China’s global record of substandard infrastructure calls into question ongoing projects in Guyana
Several countries across the world can testify that China-owned constructing firms are not the best companies to hire if you want a building that can stand the test of time.
As we continue to expose China’s modus operandi around the world, the focus this week is on the common fate sealed by many infrastructural projects undertaken by Chinese-owned companies. Now, the list may be too long for us to note all the infrastructural projects that China has messed up so we cherry picked a few.
Many African countries have been victims of substandard works undertaken by Chinese firms for millions of US dollars. Chinese companies in Africa are rated as having some of the worst working conditions in the world, and the infrastructure building has been called into question many times over.
In fact, African media houses reported that Chinese officials and companies have been working to overcome a reputation for poor quality and lax safety standards. However, many countries do not have much of a choice. Once China gives a loan for a specific project, it mandates the receiving country to give the job to a Chinese firm.
The Luanda’s General Hospital in Angola is a classic case. The hospital which was built by the Chinese in 2006 was evacuated just four years later amid fears of structural instability and collapse. Over 150 patients were forced out of the building.
The patients were evacuated after the discovery of deep cracks in the walls of the pediatrics and gynecology wards. http://www.terradaily.com/reports/Chinese-built_hospital_risks_collapse_in_Angola_state_radio_999.html.
The US$8M hospital was built by the China Overseas Engineering Group Company (COVEC), through credit lines provided by Beijing. That company is a subsidiary of one of the largest construction companies in the world, China Railway. China Railway is operating in Guyana and was even gifted lands under the PPP/C administration.
Since the 27-year civil war ended in 2002, Angola has embarked on a major reconstruction drive with hefty aid from China, which has provided credit lines in exchange for Angolan oil. Angola has to repay the loan despite the fact that a hefty sum had to be spent to repair the building.
Kenya has been another victim of China. Recently, a US$10M Chinese-built bridge in western Kenya, personally commissioned by President Uhuru Kenyatta, collapsed. At least 27 workers were injured when the bridge broke on June 26, last.
The collapse occurred less than two weeks after President Kenyatta visited the site as part of a campaign tour before general elections in August. https://qz.com/1015554/a-chinese-built-bridge-collapsed-in-kenya-two-weeks-after-it-was-inspected-by-the-president. Again, it was China Overseas Engineering Group that was contracted by the Kenyan government to build the 100-meter bridge.
Portions of a Chinese built road in Zambia were washed away by rains in 2009. Read more at https://www.lusakatimes.com/2009/03/20/rains-damage-lusaka-chirundu-road/.
Nigeria and Zimbabwe have had similar stories to tell about having to pay good money for bad works undertaken by Chinese companies. But closer to home, Trinidad has had to foot the bill of a project where it did not get its money’s worth.
In 2015, the TT$500 million National Academy for the Performing Arts (NAPA) in Port of Spain had to be completely shut down, six years after it was built.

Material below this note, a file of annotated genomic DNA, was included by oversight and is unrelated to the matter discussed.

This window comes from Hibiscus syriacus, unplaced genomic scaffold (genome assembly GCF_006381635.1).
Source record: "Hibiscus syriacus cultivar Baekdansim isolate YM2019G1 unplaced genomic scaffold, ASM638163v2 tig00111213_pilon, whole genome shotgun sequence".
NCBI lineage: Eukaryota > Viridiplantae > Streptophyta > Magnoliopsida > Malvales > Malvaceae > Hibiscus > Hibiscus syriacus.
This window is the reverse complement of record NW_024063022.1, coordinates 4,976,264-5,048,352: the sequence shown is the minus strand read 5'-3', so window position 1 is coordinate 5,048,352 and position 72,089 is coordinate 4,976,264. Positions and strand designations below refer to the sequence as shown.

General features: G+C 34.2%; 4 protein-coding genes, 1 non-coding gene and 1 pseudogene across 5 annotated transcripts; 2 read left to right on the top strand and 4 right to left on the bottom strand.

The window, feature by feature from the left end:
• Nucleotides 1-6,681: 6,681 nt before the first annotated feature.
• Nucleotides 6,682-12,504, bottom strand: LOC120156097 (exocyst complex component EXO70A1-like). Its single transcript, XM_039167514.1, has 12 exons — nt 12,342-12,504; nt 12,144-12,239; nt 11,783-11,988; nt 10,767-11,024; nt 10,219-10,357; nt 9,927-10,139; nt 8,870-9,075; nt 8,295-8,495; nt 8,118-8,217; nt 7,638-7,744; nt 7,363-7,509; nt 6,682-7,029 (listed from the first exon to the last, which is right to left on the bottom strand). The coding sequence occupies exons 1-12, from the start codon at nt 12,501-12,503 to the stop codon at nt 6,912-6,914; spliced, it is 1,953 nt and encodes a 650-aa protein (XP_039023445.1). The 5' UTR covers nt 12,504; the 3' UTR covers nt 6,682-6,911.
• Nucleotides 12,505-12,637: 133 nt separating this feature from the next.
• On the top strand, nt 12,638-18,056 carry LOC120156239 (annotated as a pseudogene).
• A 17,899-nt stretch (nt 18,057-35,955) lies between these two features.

Trinidad had labeled the building a hazard and said that it did not meet health and safety standards. The safety concerns of NAPA were outlined in an OSHA (Occupational Safety and Health Authority) report which was submitted to Cabinet and then to the Works Ministry.
NAPA was constructed by the Chinese company, the same company that constructed Marriott Guyana.
SCG International (Caribbean) Managing Director Michael Zhang had said that the company had often been called upon to fix small problems at the Trinidad facility, and “we are still willing to support the building management to fix the issues.”A similar story of consolation was given to Guyana with regards to the Marriott Hotel.
The 197-room hotel was completed at more than US$50M with real cost for lands and other concessions estimated at more than US$80M. But the government is now faced with finding US$4M to do necessary repairs needed.
The workers of the company have been squatting in a section of the Hotel for months now. They refuse to move, claiming that they are owed payment to the tune of US$4M.
But according to AHI Chairman, Hewley Nelson, there are serious defects which management continues to face on a monthly basis. Nelson said that the cost to deal with these problems is also in the neighbourhood of US$4M.
Then there is the Convention Centre which the Chinese said they gifted to Guyana. The Building is now under repairs because it begun to sink.
China Railway was recently given a US$46M contact for the upgrade to the East Coast Demerara Road. China Railway is the same company that worked on the bridge that collapsed in Kenya.
China Harbour Engineering Company (CHEC) is currently working on the modernization of the US$150M Cheddi Jagan International Airport (CJIA). CHEC has had its fair share of controversy up to very recently even in its home country with regards to substandard work and material. (Read more http://www.scmp.com/news/hong-kong/politics/article/2095805/construction-and-certification-industries-under-threat-after.)
Already, it has been reported that CHEC is using low grade blocks for the expansion works being done on CJIA. Read more: https://www.google.com/search?q=CHEC+substandard+blocks+at+CJIA+&ie=utf-8&oe=utf-8&client=firefox-b.
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